With Wagga now well and truly in the midst of another freezing winter, many residents are left trying to choose between keeping their heating on and a hefty power bill.
The Australian Consumer and Competition Commission thinks this is a decision residents should not have to make.
The watchdog has just released its blueprint for reducing electricity prices, making no less than 56 recommendations detailing ways to fix the nation’s broken electricity market after an inquest spanning 14 months.
It estimated that, if the 56 recommendations were adopted, the average family would be able to save a whopping 20 to 25 per cent on their yearly power bill.
Climate Rescue of Wagga chairman Stephen James said one of the ACCC’s most important recommendations for everyday families was that government invest in some new players on the energy market, increasing competition to push prices down.
“I think Australia’s electricity market has been broken for some time, and the ACCC’s recommendation for government support to make bankable new investment isn’t a bad idea,” Mr James said.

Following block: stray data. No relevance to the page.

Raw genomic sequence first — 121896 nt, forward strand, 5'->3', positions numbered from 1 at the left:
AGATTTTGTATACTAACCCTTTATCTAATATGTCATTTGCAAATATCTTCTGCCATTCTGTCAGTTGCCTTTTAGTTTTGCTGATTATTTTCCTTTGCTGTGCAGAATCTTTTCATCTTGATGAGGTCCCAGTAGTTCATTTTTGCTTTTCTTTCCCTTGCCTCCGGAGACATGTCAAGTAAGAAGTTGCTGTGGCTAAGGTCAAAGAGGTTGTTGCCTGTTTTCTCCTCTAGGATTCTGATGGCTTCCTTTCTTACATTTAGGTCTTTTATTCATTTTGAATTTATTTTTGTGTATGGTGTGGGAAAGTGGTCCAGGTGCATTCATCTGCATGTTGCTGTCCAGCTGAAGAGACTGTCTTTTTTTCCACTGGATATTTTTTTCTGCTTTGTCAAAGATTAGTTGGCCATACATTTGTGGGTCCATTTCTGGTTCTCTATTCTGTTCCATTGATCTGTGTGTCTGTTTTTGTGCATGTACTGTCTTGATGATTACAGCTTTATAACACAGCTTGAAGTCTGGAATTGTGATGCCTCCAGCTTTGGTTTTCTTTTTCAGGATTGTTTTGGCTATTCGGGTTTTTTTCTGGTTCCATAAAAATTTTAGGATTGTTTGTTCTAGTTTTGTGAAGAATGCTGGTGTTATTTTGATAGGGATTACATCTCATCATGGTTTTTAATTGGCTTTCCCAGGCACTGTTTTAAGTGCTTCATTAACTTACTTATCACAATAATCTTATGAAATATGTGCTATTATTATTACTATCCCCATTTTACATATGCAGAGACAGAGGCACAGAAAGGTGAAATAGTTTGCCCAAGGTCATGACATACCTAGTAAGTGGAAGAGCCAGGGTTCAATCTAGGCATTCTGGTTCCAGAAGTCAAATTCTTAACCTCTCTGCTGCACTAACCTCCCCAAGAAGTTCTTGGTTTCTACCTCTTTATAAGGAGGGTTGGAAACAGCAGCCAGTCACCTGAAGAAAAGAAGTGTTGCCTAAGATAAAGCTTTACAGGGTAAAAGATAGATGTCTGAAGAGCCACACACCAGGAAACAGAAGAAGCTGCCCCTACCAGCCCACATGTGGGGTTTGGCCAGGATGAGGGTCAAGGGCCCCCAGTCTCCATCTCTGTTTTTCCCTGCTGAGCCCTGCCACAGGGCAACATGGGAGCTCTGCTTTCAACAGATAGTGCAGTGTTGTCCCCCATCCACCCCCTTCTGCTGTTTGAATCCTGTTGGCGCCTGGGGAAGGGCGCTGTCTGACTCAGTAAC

“One is solar energy – solar with pumped energy storage is now actually cheaper than new coal.”
While there is no guarantee governments and key players will take the ACCC’s recommendations on board, Mr James said people throughout Wagga can start doing little things right now to reduce their power bills.
“You can certainly look at energy efficiency measures for households like checking your insulation and stopping drafts – that’s usually the first cab off the rank when it comes to reducing power bills,” he said.
“And, of course, people can invest in saving a lot of money on their power bills just by putting on some rooftop solar – you’re saving money because you’re making your own power.”
While soaring power prices can no doubt be crippling for families, one of the ACCC’s biggest concerns was the effect of rising bills on small businesses.
Solar Wise’s Alex Manley, who fits solar panels to businesses throughout Wagga, said more and more owners had invested in panels in recent years to help reduce their outgoings.
“It’s quite an easy way for businesses to save money, because most of their operation will be during daylight hours, so it has a direct impact on their energy consumption,” Mr Manley said.
“Depending on the size of their business, they can offset up to 50 per cent of their running costs.”